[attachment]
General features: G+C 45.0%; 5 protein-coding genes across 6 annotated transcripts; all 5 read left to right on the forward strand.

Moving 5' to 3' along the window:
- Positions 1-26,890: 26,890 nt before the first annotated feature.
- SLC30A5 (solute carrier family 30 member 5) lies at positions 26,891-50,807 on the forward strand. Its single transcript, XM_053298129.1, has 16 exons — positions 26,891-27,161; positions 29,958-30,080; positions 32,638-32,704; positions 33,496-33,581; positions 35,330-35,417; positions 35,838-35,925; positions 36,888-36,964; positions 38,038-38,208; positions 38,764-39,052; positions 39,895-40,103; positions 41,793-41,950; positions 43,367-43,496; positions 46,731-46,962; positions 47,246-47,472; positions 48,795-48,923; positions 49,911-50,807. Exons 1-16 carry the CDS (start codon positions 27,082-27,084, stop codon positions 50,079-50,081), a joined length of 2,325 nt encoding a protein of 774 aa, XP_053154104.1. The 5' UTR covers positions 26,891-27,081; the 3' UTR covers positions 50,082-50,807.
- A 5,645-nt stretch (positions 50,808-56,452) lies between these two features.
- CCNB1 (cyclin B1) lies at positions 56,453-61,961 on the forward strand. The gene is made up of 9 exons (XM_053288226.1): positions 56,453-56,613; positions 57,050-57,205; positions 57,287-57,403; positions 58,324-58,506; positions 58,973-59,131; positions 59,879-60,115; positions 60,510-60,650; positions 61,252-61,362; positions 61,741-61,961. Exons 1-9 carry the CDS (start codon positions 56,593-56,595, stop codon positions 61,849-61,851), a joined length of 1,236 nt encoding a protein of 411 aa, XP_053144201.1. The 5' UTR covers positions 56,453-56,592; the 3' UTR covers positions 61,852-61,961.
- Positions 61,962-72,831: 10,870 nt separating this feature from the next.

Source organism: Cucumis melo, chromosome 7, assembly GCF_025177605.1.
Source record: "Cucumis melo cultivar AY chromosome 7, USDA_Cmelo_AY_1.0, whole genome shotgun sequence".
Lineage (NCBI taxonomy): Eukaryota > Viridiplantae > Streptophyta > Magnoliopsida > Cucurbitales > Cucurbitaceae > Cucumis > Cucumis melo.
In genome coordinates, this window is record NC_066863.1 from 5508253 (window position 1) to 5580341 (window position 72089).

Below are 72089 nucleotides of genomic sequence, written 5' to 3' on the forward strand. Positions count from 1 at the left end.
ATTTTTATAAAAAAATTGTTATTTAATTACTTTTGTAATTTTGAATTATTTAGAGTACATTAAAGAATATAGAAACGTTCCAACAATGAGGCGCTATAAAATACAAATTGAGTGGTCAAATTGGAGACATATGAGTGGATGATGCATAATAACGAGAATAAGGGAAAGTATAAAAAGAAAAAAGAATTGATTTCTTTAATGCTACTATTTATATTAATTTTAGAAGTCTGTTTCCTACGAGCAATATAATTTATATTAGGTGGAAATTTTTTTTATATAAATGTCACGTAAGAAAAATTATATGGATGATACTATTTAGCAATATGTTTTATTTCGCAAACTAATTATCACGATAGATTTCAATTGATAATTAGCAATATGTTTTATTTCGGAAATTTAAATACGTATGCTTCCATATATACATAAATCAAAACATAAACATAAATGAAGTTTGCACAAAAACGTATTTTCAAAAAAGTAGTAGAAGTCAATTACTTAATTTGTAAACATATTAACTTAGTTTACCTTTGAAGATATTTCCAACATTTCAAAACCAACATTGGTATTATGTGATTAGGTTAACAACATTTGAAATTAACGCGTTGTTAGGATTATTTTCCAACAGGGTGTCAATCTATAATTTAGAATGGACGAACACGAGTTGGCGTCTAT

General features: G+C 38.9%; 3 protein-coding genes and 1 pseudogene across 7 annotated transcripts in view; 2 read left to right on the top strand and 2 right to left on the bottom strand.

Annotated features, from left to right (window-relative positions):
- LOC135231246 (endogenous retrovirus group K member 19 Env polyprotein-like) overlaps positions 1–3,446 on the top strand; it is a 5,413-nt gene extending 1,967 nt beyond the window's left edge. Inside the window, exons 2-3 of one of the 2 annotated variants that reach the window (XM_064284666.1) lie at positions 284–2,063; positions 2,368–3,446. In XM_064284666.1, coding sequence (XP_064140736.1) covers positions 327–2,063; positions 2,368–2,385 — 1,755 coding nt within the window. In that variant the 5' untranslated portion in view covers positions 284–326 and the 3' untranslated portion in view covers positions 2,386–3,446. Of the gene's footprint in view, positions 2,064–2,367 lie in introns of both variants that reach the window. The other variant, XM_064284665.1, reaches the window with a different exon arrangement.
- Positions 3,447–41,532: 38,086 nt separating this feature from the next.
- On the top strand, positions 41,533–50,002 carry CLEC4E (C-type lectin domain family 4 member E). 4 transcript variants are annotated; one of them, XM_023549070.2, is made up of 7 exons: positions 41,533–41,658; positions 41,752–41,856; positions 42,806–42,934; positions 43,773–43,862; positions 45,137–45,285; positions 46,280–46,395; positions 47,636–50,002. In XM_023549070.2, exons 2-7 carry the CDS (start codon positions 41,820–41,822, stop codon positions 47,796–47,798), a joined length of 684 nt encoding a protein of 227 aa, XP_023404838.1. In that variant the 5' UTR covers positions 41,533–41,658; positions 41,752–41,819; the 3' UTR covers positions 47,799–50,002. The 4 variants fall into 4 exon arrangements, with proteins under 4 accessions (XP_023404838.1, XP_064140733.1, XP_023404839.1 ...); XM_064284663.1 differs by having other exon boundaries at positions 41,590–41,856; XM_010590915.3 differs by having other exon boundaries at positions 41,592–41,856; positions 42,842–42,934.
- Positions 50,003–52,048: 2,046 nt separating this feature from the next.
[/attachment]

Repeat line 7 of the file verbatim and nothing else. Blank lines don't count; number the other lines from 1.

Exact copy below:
- Positions 61,962-72,831: 10,870 nt separating this feature from the next.